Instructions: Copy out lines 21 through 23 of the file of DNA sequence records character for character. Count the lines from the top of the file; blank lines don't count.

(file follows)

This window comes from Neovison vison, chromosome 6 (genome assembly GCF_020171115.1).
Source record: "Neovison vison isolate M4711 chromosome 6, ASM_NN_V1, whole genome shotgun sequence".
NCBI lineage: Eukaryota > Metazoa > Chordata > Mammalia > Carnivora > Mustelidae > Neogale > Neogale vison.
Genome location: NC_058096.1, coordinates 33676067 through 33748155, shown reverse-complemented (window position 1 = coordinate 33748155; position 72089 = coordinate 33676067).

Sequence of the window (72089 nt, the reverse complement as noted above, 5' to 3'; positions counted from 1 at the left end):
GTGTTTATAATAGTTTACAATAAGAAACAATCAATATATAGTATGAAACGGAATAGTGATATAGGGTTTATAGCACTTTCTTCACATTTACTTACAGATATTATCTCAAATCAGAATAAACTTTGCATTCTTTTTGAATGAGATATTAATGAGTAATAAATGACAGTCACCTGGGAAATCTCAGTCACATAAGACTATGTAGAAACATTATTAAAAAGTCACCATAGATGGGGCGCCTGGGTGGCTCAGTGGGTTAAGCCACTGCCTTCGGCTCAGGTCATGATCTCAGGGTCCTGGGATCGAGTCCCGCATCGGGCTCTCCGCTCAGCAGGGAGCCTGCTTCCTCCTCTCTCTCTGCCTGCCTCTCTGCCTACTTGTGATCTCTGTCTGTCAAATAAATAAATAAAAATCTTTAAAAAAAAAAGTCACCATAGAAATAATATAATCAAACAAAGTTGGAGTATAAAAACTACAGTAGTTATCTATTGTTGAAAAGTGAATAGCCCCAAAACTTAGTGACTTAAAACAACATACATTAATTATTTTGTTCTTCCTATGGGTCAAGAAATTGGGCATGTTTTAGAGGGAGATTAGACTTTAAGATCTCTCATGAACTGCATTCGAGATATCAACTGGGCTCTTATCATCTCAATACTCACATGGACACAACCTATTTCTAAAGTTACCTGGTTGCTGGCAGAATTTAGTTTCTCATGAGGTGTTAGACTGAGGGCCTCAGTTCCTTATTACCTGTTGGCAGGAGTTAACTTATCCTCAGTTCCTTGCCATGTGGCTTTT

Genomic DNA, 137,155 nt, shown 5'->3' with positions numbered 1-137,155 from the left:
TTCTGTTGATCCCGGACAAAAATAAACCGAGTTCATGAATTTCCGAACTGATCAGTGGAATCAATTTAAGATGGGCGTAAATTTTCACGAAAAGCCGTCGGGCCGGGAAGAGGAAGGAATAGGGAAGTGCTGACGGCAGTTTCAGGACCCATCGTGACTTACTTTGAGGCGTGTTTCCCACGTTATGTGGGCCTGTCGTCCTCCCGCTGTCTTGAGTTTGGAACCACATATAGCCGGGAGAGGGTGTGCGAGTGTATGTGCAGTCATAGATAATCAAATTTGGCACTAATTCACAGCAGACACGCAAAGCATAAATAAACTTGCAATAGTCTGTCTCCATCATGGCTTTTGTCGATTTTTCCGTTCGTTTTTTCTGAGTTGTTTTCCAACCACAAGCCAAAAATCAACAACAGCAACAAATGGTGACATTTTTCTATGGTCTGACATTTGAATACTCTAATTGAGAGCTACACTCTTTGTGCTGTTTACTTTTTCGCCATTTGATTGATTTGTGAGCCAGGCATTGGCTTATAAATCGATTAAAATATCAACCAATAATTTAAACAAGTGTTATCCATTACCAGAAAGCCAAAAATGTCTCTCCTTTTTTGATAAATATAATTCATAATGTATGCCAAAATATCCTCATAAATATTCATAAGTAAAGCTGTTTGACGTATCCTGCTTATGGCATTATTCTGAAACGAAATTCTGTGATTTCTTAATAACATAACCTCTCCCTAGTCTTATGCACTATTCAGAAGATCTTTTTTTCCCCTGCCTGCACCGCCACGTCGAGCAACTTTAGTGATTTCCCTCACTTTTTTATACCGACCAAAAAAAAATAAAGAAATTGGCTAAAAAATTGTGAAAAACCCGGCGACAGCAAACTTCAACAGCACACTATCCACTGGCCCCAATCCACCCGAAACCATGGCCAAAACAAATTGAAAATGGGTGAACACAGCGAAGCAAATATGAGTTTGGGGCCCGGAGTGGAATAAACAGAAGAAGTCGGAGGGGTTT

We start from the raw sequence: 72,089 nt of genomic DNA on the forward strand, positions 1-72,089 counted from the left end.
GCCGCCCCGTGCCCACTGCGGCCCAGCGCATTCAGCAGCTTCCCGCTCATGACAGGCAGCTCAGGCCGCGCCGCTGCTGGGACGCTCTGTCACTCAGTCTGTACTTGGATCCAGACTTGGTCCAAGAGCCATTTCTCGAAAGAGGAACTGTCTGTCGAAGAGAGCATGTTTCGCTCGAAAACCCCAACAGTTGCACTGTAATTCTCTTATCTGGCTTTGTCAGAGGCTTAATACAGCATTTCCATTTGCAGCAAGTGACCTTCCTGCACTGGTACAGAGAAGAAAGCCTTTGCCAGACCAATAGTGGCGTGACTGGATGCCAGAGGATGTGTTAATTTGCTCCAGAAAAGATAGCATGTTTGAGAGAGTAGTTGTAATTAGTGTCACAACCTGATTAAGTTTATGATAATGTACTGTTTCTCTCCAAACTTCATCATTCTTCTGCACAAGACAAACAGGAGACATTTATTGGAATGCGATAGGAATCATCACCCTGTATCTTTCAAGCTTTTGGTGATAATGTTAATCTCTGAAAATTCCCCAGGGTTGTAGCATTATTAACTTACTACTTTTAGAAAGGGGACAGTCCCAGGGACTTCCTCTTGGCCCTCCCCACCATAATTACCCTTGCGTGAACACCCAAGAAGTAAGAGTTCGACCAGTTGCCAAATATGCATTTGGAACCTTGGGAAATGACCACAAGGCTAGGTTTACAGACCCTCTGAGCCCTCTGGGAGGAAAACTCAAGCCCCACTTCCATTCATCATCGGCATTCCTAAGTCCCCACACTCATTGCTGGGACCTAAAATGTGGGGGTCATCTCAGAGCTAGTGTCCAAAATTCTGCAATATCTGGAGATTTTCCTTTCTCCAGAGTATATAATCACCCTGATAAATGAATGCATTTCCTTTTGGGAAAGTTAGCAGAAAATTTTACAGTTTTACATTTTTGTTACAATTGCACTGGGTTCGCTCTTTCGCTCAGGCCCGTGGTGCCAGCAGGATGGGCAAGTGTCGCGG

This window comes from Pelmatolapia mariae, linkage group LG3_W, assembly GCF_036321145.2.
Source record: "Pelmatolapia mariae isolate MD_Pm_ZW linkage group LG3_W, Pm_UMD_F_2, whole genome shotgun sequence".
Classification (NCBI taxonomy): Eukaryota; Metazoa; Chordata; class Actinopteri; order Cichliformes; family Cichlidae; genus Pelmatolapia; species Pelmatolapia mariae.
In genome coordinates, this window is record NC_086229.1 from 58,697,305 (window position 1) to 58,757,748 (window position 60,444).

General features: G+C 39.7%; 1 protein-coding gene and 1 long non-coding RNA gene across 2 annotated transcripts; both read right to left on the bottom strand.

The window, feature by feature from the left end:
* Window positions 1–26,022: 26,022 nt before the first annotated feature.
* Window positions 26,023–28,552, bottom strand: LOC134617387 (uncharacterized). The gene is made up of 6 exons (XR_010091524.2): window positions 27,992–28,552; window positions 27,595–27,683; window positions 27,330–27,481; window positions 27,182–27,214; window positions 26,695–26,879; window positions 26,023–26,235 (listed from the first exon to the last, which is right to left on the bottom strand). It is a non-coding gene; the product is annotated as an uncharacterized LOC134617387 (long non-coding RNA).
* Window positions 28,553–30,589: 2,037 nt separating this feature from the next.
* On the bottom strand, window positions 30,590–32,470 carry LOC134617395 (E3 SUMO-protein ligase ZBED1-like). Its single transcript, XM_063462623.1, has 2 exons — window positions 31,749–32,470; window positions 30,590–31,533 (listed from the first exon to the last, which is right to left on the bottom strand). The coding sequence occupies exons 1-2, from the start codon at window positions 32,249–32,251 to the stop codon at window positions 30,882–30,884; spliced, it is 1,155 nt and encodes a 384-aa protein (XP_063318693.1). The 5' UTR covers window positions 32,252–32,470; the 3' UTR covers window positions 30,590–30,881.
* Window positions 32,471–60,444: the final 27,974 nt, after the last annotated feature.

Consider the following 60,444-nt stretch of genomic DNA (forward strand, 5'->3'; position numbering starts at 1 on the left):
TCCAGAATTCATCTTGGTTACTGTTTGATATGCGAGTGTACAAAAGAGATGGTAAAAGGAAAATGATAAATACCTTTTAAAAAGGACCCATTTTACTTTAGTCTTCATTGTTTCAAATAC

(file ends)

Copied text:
* Window positions 32,471–60,444: the final 27,974 nt, after the last annotated feature.

Consider the following 60,444-nt stretch of genomic DNA (forward strand, 5'->3'; position numbering starts at 1 on the left):
TCCAGAATTCATCTTGGTTACTGTTTGATATGCGAGTGTACAAAAGAGATGGTAAAAGGAAAATGATAAATACCTTTTAAAAAGGACCCATTTTACTTTAGTCTTCATTGTTTCAAATAC